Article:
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Why can’t Cameron give pharmacy his direct backing?

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Imagine David Cameron attending the Royal Pharmaceutical Society’s conference. Wouldn’t that be a coup? Well, they’ve managed to make it happen in India: Pratibha Patil, the President of India, graced the opening ceremony of the World Congress of Pharmacy and Pharmaceutical Sciences this week. Security was high and it was back to old-fashioned reporting (no digicorders) since reporters were told only a camera, notebook and pen would be allowed inside the venue. As expected with the attendance of important officials, the ceremony started later than billed, but not by much. The Indian reporter next to me (not there for the pharmacy but for the president) had snuck in his mobile phone. “She’s arrived at the airport and is on her way,” he told me.

Perhaps Mrs Patil’s presence is an indication of just how important pharmacy is in India, which has a pool of a million pharmacists. Its pharmaceutical industry is expanding rapidly: it is already the third largest in the world by volume and has the largest number of US FDA-approved plants outside of the US. Its present turnover is $12billion and this is expected to grow to $20bn by 2015.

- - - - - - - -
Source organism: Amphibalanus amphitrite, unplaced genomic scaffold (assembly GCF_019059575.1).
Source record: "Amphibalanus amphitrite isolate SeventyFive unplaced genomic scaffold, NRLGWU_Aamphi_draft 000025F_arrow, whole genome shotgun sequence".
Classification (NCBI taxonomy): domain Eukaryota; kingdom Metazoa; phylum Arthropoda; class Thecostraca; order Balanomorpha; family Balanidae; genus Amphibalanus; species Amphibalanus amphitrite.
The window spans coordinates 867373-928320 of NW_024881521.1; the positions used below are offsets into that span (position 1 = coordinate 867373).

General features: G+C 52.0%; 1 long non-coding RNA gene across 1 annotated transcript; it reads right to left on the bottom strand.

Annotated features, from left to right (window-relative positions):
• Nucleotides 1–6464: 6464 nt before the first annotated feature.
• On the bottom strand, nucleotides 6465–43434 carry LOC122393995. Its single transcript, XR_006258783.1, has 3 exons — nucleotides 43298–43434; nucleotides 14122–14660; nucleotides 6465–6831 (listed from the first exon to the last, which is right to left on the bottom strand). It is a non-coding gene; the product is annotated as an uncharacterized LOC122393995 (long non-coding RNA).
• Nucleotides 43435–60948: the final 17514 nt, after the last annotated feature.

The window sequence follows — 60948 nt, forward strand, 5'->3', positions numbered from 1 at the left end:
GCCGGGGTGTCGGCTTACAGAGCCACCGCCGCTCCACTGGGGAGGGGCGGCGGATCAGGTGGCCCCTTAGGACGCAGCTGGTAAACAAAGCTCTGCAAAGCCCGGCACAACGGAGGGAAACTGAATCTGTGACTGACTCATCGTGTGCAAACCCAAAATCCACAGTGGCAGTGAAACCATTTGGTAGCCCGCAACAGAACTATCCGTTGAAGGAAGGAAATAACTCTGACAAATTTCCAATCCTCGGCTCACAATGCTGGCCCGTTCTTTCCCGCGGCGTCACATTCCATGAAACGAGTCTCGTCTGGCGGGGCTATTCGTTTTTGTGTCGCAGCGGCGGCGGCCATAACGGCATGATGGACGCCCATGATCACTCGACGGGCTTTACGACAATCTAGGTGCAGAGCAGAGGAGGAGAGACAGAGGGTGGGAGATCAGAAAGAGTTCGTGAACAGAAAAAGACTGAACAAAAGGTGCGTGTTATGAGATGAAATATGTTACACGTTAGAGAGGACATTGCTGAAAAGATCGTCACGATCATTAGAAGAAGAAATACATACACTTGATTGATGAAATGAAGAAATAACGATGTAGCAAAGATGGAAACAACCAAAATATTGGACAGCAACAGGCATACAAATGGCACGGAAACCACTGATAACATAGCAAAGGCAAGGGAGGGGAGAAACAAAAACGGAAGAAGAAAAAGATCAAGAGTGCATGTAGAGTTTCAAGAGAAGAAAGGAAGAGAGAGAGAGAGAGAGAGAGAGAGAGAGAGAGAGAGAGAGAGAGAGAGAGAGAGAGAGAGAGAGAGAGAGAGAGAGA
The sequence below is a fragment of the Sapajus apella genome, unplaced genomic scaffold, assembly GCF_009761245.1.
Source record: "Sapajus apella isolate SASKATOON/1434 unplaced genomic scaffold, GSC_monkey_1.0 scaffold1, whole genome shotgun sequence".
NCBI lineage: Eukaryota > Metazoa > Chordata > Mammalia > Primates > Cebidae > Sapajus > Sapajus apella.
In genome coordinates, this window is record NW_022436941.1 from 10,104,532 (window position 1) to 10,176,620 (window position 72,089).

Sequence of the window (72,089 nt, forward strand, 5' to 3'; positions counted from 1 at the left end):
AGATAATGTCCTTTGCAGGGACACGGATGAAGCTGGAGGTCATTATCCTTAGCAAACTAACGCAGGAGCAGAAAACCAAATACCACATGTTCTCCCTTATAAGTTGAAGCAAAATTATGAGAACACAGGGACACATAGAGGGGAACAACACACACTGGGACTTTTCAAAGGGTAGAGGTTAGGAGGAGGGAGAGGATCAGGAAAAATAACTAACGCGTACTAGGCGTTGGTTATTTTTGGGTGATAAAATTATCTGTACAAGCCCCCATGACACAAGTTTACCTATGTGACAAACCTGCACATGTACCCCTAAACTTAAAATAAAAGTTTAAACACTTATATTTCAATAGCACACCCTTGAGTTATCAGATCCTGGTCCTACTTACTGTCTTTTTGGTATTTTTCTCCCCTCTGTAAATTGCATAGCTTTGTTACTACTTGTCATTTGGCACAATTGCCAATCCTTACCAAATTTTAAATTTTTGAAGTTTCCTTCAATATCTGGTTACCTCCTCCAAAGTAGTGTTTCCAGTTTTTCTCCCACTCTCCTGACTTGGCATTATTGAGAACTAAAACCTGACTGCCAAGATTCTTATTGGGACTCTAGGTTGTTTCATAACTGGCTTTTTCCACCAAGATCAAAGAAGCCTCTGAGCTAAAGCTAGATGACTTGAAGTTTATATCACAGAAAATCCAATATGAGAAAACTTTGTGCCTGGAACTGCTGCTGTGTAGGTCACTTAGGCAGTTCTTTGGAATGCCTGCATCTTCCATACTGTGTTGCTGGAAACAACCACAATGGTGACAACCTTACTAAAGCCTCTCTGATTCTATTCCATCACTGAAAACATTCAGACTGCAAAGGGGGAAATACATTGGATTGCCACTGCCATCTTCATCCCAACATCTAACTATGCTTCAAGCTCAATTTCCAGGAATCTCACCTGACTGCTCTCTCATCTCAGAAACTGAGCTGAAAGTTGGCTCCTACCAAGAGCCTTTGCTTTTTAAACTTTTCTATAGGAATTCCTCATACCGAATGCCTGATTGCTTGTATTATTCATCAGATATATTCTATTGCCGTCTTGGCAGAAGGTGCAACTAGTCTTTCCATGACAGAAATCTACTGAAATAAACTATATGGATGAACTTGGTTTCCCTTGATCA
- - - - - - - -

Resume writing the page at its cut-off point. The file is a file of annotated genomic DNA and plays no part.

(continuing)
And, with such obvious support from the country’s president, why wouldn’t it? “[India] has a competitive cost advantage and a pool of skilled workforce of high managerial and technical competence. Hence several multinational companies are increasingly making India their research and development hub,” Mrs Patil said. What a great ad.

She even put in a good word for the country’s traditional remedies. “I believe that we should draw on the rich resource of our indigenous knowledge of medicine [Ayurveda] and reach out to those who have effective remedies but are hesitant to disclose them, and bring these into broader usage,” she said.

So, why can’t our prime minister be seen to give our industry and profession a boost by attending a pharmacy conference or two in the UK ? But then again, in the words of another congress participant from the UK, “would you want him to?”

Lin-Nam Wang
Senior contributions editor, Learning and Development

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